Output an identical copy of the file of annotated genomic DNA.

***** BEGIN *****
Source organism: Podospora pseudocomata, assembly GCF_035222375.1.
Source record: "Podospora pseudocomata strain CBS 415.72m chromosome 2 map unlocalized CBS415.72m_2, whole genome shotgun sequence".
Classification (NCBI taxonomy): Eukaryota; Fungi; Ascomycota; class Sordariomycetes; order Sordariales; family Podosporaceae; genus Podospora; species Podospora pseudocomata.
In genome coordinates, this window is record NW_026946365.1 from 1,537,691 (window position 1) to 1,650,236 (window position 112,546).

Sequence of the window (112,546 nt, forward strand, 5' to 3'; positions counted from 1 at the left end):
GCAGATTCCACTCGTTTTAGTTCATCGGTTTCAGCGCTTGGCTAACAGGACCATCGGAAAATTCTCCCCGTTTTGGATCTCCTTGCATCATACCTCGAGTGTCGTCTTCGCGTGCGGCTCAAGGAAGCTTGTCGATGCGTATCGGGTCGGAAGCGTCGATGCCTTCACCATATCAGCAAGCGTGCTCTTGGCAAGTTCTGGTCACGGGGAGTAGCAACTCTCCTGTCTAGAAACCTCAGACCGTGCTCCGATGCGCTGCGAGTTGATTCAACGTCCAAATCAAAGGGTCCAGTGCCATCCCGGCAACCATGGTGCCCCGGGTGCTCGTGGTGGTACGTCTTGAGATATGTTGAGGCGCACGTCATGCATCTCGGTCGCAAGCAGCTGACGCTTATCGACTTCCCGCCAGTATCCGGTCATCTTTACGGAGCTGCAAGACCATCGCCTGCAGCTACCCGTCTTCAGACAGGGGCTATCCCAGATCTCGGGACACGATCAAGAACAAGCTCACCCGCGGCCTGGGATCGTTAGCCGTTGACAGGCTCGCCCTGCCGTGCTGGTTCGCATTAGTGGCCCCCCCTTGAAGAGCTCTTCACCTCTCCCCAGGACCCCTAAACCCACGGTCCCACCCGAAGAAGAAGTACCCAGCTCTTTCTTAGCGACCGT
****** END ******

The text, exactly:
Source organism: Podospora pseudocomata, assembly GCF_035222375.1.
Source record: "Podospora pseudocomata strain CBS 415.72m chromosome 2 map unlocalized CBS415.72m_2, whole genome shotgun sequence".
Classification (NCBI taxonomy): Eukaryota; Fungi; Ascomycota; class Sordariomycetes; order Sordariales; family Podosporaceae; genus Podospora; species Podospora pseudocomata.
In genome coordinates, this window is record NW_026946365.1 from 1,537,691 (window position 1) to 1,650,236 (window position 112,546).

Sequence of the window (112,546 nt, forward strand, 5' to 3'; positions counted from 1 at the left end):
GCAGATTCCACTCGTTTTAGTTCATCGGTTTCAGCGCTTGGCTAACAGGACCATCGGAAAATTCTCCCCGTTTTGGATCTCCTTGCATCATACCTCGAGTGTCGTCTTCGCGTGCGGCTCAAGGAAGCTTGTCGATGCGTATCGGGTCGGAAGCGTCGATGCCTTCACCATATCAGCAAGCGTGCTCTTGGCAAGTTCTGGTCACGGGGAGTAGCAACTCTCCTGTCTAGAAACCTCAGACCGTGCTCCGATGCGCTGCGAGTTGATTCAACGTCCAAATCAAAGGGTCCAGTGCCATCCCGGCAACCATGGTGCCCCGGGTGCTCGTGGTGGTACGTCTTGAGATATGTTGAGGCGCACGTCATGCATCTCGGTCGCAAGCAGCTGACGCTTATCGACTTCCCGCCAGTATCCGGTCATCTTTACGGAGCTGCAAGACCATCGCCTGCAGCTACCCGTCTTCAGACAGGGGCTATCCCAGATCTCGGGACACGATCAAGAACAAGCTCACCCGCGGCCTGGGATCGTTAGCCGTTGACAGGCTCGCCCTGCCGTGCTGGTTCGCATTAGTGGCCCCCCCTTGAAGAGCTCTTCACCTCTCCCCAGGACCCCTAAACCCACGGTCCCACCCGAAGAAGAAGTACCCAGCTCTTTCTTAGCGACCGT